How Can I Help ALS Research? - Page 2

By Stephanie Watson @WatsonWriter
November 10, 2017
31 Oct 2014 --- Doctors checking documents --- Image by © Florian Kuttler/Westend61/Corbis

How can I get involved in ALS research?

Getting involved in ALS research starts with finding an appropriate study in your area. To find clinical trials near you, ask your treating neurologist for a referral or visit:

You’ll need to meet certain criteria before you can enroll in a trial. These can include your:

  • Age
  • Gender
  • The severity of your disease
  • Medications or other treatments you’ve received
  • Existing medical conditions

If you do qualify for a trial, ask the study doctor these questions before you agree to participate:

  • What is the purpose of this study?
  • How long will it last?
  • What are the possible benefits of this treatment?
  • What are the risks?
  • How will my safety and privacy be protected?
  • Will I have to pay for any of the treatments I receive? If so, will my health insurance cover the cost?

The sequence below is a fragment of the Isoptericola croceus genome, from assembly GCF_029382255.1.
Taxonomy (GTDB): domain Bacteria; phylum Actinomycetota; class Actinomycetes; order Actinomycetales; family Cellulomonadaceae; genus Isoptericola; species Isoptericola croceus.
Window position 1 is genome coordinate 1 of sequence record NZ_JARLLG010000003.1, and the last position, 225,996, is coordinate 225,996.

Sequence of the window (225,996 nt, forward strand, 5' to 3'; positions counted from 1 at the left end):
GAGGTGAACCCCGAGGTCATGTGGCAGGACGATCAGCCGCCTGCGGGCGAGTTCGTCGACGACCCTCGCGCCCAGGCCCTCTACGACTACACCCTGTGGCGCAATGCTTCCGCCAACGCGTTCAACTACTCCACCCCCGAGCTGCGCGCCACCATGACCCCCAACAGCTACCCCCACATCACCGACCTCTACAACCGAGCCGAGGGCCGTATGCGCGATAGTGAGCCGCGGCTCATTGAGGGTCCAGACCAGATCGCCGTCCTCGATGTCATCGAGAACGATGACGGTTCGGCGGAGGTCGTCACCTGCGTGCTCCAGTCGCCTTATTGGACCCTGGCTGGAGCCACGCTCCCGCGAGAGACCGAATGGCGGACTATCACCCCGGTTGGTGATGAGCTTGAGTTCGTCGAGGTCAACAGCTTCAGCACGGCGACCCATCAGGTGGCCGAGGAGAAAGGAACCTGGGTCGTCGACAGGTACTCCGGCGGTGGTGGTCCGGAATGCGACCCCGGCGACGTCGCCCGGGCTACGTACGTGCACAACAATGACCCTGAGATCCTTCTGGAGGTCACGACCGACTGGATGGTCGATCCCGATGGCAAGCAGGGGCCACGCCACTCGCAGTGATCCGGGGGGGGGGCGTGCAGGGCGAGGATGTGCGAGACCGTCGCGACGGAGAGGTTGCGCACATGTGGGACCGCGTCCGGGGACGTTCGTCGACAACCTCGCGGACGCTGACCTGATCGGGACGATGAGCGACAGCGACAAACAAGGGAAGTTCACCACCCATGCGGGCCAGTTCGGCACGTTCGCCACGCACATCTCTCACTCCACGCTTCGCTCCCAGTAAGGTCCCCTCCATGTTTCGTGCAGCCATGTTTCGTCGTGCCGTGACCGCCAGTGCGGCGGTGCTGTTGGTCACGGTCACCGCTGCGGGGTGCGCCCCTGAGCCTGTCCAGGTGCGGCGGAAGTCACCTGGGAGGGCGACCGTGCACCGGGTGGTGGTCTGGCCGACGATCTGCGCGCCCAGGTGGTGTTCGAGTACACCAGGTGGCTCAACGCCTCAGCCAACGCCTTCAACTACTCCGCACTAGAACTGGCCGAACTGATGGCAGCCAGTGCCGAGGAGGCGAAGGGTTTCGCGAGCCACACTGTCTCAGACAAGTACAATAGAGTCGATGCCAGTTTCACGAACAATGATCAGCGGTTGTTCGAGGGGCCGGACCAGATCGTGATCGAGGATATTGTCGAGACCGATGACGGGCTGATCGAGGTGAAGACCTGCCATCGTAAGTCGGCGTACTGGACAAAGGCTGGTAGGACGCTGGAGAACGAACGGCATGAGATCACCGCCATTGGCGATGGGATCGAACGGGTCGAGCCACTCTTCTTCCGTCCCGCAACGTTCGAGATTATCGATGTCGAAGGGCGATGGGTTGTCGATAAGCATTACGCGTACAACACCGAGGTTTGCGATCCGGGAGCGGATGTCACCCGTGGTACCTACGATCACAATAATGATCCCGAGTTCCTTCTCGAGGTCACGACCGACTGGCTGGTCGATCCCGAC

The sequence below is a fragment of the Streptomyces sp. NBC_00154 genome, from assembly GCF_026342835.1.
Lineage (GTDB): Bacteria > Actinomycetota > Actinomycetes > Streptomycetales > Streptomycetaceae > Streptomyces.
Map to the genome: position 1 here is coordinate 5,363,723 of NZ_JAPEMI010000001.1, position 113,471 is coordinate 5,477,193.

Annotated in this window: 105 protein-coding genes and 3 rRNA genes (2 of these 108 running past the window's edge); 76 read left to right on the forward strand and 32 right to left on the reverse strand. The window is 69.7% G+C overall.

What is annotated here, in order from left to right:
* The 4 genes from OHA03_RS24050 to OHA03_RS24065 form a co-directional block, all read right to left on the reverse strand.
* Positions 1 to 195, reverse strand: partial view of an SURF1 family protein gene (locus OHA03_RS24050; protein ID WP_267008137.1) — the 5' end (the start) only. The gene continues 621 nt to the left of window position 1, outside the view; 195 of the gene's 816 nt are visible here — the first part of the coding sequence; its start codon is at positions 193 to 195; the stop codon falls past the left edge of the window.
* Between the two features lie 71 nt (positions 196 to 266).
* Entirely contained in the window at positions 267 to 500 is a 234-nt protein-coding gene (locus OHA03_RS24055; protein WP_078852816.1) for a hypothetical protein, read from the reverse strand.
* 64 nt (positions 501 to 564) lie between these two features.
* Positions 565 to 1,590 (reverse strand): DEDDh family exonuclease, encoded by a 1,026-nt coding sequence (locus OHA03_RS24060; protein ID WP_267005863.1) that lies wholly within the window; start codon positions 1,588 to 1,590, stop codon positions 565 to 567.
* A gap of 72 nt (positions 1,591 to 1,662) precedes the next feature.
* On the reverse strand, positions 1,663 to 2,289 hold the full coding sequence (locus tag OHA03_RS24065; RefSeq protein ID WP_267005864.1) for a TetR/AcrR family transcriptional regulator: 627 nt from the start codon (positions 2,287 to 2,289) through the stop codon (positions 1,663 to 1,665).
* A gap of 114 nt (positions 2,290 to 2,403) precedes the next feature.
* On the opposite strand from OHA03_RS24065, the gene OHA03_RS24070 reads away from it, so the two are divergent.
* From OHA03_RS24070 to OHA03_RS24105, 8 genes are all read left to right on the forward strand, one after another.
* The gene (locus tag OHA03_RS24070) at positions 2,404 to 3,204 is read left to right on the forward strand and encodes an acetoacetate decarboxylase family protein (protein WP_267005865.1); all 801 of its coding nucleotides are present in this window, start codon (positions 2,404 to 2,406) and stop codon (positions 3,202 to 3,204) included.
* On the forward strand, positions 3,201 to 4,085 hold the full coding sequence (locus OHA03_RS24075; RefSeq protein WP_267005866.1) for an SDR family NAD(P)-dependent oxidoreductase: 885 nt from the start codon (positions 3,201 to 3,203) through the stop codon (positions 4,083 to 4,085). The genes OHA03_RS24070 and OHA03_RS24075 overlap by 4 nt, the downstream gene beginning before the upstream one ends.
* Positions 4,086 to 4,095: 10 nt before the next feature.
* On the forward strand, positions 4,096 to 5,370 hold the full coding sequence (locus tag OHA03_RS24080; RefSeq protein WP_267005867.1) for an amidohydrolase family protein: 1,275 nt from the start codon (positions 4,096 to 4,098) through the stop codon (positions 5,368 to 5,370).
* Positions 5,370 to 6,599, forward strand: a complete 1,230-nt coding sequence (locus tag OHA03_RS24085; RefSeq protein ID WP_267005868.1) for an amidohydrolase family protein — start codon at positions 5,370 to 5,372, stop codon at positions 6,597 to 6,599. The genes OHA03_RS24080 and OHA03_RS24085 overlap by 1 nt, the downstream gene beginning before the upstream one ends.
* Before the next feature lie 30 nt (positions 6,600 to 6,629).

• Who will be in charge of my care during the study?

Before you take part, you’ll need to sign an informed consent form. This document confirms that the research team explained the study procedures to you — including the potential risks and benefits. Even once you have signed up for a study, you have the right to withdraw at any time — for any reason.

If you don’t want to participate in a study, you can still be involved in ALS research by sharing information about yourself, as well as donating blood, spinal fluid, urine, or tissue samples. Researchers use this information to learn more about the genetic causes of ALS, find biomarkers to diagnose the disease, and study new treatments. To learn more about getting involved, join the National ALS Registry.

Other ways to help

Another way to speed the pace of ALS research is by raising money for research. The ALS Association holds several fundraisers, including its Walk to Defeat ALS, which is held in every state. You can also host your own event — whether it’s a fun run or a bake sale — to raise money for ALS research-based charities.









March 16, 2020

Reviewed By:  

Christopher Nystuen, MD, MBA